Incidentally, so we are now in post Brexit world and I guess that means the nation has to send someone to prostitute themselves to other nations in order to get the best trade deal (whatever that means). But why the hell are we sending a repulsive old bag like Theresa May, how remiss of us, how careless, these are vitally important trade deals don’t you know!

    We should be sending over some nubile nymphet, particularly to see Trump. Are we serious about these trade deals or what?

    1. Trump famously reckoned he "could have had a chance" with Princess Diana (wonder if he'll bring that up again when he meets the Queen), which reinforces your point that the UK needs to rely on its allure more than its material advantages.

      We're not in a position to secure "good deals" because we have little to offer over and above current business. To use a retail analogy, we aren't about to launch new lines and there is only so much we can do to cut current prices. We therefore need to persuade others that shopping in the UK is a positional good, worth paying a premium for. To that end, we would be better represented by Victoria Beckham that Liam Fox.

      The problem is that this will further bias our new "industrial strategy" towards London - i.e. we stand a better chance in areas like corporate services, wealth management, media and culture than in manufacturing. We've also missed the boat in that the optimum launch conditions were in the early 90s: before the single market became embedded and ahead of the Cool Britannia wave of interest.

      The beef over the Maastricht Treaty represented a pivotal moment. If we had left the EU then, we could still have benefited from globalisation but in a more politically palatable way. The tragedy of Brexit (i.e. thinking about this pragmatically rather than in terms of the principle) is that we are leaving at the worst possible time.

  2. I think the most significant thing about 'modern' nationalism is in its rejection of collectivism and the fact that it basically accepts the global economy while bemoaning all its symptoms.

    There seems to be little political clamour for economic protectionism, and in many cases the thirst for national sovereignty is linked to the quest for freedom to compete more harshly and aggressively with other states. In essence, the driving force is to secure a head start in a race to the bottom!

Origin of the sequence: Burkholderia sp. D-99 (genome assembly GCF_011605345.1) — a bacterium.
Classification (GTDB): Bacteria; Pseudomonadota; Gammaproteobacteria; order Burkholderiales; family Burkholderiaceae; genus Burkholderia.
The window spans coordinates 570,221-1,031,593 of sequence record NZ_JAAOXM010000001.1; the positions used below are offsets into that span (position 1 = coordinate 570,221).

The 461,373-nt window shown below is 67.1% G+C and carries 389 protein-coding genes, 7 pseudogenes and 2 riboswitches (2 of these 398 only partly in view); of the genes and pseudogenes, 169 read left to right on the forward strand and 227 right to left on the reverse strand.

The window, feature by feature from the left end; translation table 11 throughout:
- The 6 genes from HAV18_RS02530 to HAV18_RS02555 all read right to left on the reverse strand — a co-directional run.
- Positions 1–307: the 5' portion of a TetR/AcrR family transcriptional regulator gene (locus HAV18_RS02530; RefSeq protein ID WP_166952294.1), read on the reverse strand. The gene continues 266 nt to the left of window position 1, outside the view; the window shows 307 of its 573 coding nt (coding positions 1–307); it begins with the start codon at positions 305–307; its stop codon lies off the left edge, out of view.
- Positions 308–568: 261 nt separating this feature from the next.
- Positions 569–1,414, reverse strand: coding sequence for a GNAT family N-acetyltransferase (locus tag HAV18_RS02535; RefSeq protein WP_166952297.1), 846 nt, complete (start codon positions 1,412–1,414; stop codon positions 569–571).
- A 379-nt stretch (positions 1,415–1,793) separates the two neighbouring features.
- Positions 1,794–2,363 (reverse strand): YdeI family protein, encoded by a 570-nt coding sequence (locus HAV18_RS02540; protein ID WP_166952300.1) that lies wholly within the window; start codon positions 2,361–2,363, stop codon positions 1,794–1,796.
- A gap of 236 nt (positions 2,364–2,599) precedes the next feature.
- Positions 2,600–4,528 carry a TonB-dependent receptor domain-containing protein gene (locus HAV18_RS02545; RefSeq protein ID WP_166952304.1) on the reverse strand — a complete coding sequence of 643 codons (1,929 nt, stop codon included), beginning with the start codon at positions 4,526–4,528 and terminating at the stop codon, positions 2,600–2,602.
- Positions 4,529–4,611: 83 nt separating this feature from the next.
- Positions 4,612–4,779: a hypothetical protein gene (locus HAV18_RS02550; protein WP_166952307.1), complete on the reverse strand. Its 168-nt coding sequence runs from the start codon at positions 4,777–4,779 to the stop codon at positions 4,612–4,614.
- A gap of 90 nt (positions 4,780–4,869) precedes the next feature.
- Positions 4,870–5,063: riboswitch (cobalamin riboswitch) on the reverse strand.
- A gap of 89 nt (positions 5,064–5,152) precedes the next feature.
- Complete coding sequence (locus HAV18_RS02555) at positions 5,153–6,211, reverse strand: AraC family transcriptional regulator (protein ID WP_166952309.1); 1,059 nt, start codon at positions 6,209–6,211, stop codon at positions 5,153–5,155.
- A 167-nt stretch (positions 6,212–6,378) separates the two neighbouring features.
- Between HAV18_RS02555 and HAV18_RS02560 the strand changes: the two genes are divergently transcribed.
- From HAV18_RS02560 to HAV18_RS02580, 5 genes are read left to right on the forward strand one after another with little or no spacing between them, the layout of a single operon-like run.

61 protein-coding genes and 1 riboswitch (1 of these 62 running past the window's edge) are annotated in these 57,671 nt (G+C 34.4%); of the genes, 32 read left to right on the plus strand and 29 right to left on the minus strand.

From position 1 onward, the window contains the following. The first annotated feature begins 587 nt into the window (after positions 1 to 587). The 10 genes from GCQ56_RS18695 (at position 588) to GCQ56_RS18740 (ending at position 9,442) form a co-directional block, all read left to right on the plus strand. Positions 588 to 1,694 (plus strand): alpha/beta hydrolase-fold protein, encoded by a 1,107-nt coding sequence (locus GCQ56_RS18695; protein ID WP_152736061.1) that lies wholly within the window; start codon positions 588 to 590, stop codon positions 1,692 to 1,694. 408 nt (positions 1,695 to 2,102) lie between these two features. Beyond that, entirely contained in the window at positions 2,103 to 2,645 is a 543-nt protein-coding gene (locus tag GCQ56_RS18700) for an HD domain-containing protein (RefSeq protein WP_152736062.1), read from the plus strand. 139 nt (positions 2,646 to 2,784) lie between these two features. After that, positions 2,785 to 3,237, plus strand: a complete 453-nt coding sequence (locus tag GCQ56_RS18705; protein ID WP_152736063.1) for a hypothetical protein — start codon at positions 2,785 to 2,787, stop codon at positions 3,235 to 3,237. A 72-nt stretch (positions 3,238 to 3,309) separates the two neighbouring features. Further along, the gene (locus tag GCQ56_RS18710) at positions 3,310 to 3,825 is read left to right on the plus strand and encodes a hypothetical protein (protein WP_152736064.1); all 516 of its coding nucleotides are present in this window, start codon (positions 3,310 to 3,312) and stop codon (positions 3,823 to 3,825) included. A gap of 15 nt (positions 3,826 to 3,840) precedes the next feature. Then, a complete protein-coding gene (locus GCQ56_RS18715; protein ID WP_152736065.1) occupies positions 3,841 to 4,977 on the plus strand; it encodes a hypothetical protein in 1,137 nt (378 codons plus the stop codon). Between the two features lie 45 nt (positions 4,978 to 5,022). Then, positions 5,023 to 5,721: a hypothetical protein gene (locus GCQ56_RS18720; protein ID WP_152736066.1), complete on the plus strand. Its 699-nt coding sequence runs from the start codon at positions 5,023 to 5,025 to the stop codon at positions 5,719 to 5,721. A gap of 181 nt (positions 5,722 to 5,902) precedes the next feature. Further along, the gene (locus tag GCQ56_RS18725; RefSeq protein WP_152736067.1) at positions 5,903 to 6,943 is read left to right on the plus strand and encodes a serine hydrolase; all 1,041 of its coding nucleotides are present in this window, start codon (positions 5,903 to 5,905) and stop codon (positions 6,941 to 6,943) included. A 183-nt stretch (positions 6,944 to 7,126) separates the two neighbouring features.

A recent Daily Mash headline summed the situation up quite nicely: 'We need to look after our own first, say people who would never help anyone'.

    1. Protectionism today looms large mostly in the imagination of liberals who prefer to frame the rise of Fascism in the 30s as a response to it (i.e. depression > protectionism > Nazis) rather than a miscalculation by a centre and right who considered socialism the prime threat.

      Calls for protectionism are pretty marginal, and usually emerge from small business owners rather than workers. The US opposition to NAFTA has been about the (perceived) loss of jobs to Mexico, not the flood of imports from the south. It's no accident that support for a tariff on Mexican goods has to be justified in the context of a security policy.

    2. Herbie Causes Extinction30 January 2017 at 18:02

      "I think the most significant thing about 'modern' nationalism is in its rejection of collectivism and the fact that it basically accepts the global economy while bemoaning all its symptoms."

      The right have a history of bemoaning the symptoms of their own policies, think how Thatcher destroyed families and all the Daily Mail headlines about the breakdown of the family!

      The right have also always supported a race to the bottom, which springs from their ideological view of the world (lazy v hard working people etc) to their vulgar economics (flog the worker to death and reap the benefits).

      The modern right look very very much like the old right to me.